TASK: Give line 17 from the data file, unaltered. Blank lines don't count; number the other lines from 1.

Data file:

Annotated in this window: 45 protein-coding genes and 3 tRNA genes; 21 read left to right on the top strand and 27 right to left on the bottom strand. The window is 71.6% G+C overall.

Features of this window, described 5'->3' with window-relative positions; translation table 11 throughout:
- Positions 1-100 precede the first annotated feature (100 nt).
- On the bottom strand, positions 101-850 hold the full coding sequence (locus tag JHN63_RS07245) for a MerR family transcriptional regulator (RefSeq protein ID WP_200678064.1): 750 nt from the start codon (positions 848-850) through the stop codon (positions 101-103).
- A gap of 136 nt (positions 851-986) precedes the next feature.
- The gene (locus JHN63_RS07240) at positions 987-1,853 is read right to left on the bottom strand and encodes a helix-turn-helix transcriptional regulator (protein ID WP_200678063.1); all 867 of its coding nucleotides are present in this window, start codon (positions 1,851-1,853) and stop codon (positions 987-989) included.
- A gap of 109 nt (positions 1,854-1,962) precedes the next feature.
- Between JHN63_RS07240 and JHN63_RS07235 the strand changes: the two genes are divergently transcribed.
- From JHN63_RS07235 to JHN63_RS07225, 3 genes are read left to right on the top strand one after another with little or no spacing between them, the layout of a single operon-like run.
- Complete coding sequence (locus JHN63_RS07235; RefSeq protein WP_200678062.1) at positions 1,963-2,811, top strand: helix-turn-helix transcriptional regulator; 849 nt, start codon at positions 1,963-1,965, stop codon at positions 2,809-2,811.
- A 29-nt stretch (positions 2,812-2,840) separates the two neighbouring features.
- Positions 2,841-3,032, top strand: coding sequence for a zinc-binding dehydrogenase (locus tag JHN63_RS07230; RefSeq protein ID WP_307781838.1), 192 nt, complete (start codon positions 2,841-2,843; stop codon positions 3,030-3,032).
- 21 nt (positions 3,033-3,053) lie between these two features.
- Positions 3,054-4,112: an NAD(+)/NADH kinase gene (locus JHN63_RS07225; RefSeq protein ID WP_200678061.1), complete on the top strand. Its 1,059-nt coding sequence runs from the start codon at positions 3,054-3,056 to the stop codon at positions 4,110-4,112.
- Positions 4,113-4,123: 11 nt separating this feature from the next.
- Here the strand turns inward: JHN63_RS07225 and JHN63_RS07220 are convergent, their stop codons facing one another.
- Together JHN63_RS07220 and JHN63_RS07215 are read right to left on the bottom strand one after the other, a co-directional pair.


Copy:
- Together JHN63_RS07220 and JHN63_RS07215 are read right to left on the bottom strand one after the other, a co-directional pair.